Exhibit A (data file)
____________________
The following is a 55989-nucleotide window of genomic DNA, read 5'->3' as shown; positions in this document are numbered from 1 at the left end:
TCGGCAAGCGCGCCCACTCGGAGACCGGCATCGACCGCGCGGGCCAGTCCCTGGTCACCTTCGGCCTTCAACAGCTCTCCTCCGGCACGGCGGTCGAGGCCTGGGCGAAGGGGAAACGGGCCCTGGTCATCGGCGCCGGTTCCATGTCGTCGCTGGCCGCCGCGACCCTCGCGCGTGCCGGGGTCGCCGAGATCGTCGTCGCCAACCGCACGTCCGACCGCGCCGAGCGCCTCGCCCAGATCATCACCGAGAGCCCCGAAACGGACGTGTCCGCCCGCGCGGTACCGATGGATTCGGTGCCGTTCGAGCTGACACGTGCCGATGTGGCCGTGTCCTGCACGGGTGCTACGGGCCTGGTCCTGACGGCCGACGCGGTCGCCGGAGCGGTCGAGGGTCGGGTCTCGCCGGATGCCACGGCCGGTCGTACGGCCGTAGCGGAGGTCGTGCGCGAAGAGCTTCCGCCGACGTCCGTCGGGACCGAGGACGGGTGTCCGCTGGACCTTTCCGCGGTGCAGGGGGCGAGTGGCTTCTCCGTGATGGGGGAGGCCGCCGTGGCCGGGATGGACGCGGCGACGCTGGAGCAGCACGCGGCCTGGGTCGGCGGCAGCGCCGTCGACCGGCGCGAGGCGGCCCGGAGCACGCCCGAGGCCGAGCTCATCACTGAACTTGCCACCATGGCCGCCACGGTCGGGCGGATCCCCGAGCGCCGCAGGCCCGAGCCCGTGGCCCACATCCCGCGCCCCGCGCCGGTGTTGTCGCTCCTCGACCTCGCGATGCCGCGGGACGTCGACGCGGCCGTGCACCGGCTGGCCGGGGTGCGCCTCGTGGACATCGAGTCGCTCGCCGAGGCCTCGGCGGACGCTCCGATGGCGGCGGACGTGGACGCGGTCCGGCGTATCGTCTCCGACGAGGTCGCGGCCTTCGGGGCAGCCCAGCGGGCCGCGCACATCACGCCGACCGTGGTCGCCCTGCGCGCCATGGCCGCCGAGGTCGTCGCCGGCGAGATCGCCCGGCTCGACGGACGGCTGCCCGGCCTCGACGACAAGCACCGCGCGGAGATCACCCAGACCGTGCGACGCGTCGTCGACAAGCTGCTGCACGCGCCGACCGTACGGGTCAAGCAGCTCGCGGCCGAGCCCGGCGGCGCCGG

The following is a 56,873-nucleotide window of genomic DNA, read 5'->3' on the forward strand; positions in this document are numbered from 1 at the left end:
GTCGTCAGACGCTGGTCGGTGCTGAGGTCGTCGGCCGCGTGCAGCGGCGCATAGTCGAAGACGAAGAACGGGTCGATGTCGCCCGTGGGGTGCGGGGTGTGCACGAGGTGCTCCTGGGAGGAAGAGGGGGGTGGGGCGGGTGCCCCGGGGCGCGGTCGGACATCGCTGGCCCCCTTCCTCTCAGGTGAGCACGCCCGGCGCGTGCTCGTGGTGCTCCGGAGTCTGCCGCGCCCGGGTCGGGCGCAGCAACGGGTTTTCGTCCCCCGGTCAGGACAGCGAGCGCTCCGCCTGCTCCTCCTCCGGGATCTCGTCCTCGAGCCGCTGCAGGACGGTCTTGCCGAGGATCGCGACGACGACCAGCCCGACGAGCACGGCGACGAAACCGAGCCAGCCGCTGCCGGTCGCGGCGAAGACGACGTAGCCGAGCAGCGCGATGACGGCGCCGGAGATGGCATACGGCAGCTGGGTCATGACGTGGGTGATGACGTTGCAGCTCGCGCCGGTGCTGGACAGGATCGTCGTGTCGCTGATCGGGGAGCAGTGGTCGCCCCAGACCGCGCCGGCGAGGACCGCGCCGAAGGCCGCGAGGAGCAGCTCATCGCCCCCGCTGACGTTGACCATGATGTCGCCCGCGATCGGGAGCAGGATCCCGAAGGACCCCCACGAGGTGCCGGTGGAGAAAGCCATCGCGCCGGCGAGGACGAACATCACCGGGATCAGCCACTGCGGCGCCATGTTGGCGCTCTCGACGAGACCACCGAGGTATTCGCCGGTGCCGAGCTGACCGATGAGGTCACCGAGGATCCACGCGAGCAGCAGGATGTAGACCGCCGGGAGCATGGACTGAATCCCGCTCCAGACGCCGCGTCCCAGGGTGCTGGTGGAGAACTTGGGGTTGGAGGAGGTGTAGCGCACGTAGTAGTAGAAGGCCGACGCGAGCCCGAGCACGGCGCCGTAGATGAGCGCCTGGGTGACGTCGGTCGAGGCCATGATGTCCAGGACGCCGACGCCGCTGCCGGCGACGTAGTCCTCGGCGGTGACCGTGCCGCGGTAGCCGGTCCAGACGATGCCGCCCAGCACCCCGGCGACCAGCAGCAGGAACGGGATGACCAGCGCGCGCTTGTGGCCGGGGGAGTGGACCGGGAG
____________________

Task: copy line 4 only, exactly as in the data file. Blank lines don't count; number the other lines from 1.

GTCGTCAGACGCTGGTCGGTGCTGAGGTCGTCGGCCGCGTGCAGCGGCGCATAGTCGAAGACGAAGAACGGGTCGATGTCGCCCGTGGGGTGCGGGGTGTGCACGAGGTGCTCCTGGGAGGAAGAGGGGGGTGGGGCGGGTGCCCCGGGGCGCGGTCGGACATCGCTGGCCCCCTTCCTCTCAGGTGAGCACGCCCGGCGCGTGCTCGTGGTGCTCCGGAGTCTGCCGCGCCCGGGTCGGGCGCAGCAACGGGTTTTCGTCCCCCGGTCAGGACAGCGAGCGCTCCGCCTGCTCCTCCTCCGGGATCTCGTCCTCGAGCCGCTGCAGGACGGTCTTGCCGAGGATCGCGACGACGACCAGCCCGACGAGCACGGCGACGAAACCGAGCCAGCCGCTGCCGGTCGCGGCGAAGACGACGTAGCCGAGCAGCGCGATGACGGCGCCGGAGATGGCATACGGCAGCTGGGTCATGACGTGGGTGATGACGTTGCAGCTCGCGCCGGTGCTGGACAGGATCGTCGTGTCGCTGATCGGGGAGCAGTGGTCGCCCCAGACCGCGCCGGCGAGGACCGCGCCGAAGGCCGCGAGGAGCAGCTCATCGCCCCCGCTGACGTTGACCATGATGTCGCCCGCGATCGGGAGCAGGATCCCGAAGGACCCCCACGAGGTGCCGGTGGAGAAAGCCATCGCGCCGGCGAGGACGAACATCACCGGGATCAGCCACTGCGGCGCCATGTTGGCGCTCTCGACGAGACCACCGAGGTATTCGCCGGTGCCGAGCTGACCGATGAGGTCACCGAGGATCCACGCGAGCAGCAGGATGTAGACCGCCGGGAGCATGGACTGAATCCCGCTCCAGACGCCGCGTCCCAGGGTGCTGGTGGAGAACTTGGGGTTGGAGGAGGTGTAGCGCACGTAGTAGTAGAAGGCCGACGCGAGCCCGAGCACGGCGCCGTAGATGAGCGCCTGGGTGACGTCGGTCGAGGCCATGATGTCCAGGACGCCGACGCCGCTGCCGGCGACGTAGTCCTCGGCGGTGACCGTGCCGCGGTAGCCGGTCCAGACGATGCCGCCCAGCACCCCGGCGACCAGCAGCAGGAACGGGATGACCAGCGCGCGCTTGTGGCCGGGGGAGTGGACCGGGAG